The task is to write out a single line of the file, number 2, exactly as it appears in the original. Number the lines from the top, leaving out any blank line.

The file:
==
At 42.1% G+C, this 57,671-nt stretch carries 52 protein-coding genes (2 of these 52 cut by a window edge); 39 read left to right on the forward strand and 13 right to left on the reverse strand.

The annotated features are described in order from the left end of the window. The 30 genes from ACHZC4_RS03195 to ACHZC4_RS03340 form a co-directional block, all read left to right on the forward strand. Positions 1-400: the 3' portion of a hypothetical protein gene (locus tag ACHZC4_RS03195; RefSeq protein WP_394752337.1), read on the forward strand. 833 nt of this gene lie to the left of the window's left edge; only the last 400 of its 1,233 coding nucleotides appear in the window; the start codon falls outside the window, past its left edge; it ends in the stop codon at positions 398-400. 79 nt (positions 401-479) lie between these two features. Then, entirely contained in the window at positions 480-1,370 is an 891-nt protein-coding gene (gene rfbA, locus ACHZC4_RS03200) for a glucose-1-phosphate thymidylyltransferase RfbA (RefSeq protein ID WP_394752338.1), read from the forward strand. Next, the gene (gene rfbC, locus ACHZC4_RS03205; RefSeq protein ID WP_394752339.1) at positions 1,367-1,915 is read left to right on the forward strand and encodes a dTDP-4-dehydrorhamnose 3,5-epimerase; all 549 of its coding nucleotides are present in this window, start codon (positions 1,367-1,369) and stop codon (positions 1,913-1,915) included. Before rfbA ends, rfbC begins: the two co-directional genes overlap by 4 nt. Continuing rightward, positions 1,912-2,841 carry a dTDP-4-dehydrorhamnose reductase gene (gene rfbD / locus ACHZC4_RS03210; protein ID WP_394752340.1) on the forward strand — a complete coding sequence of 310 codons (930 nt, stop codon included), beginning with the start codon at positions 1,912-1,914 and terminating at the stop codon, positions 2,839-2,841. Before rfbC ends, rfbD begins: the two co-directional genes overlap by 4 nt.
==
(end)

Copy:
The annotated features are described in order from the left end of the window. The 30 genes from ACHZC4_RS03195 to ACHZC4_RS03340 form a co-directional block, all read left to right on the forward strand. Positions 1-400: the 3' portion of a hypothetical protein gene (locus tag ACHZC4_RS03195; RefSeq protein WP_394752337.1), read on the forward strand. 833 nt of this gene lie to the left of the window's left edge; only the last 400 of its 1,233 coding nucleotides appear in the window; the start codon falls outside the window, past its left edge; it ends in the stop codon at positions 398-400. 79 nt (positions 401-479) lie between these two features. Then, entirely contained in the window at positions 480-1,370 is an 891-nt protein-coding gene (gene rfbA, locus ACHZC4_RS03200) for a glucose-1-phosphate thymidylyltransferase RfbA (RefSeq protein ID WP_394752338.1), read from the forward strand. Next, the gene (gene rfbC, locus ACHZC4_RS03205; RefSeq protein ID WP_394752339.1) at positions 1,367-1,915 is read left to right on the forward strand and encodes a dTDP-4-dehydrorhamnose 3,5-epimerase; all 549 of its coding nucleotides are present in this window, start codon (positions 1,367-1,369) and stop codon (positions 1,913-1,915) included. Before rfbA ends, rfbC begins: the two co-directional genes overlap by 4 nt. Continuing rightward, positions 1,912-2,841 carry a dTDP-4-dehydrorhamnose reductase gene (gene rfbD / locus ACHZC4_RS03210; protein ID WP_394752340.1) on the forward strand — a complete coding sequence of 310 codons (930 nt, stop codon included), beginning with the start codon at positions 1,912-1,914 and terminating at the stop codon, positions 2,839-2,841. Before rfbC ends, rfbD begins: the two co-directional genes overlap by 4 nt.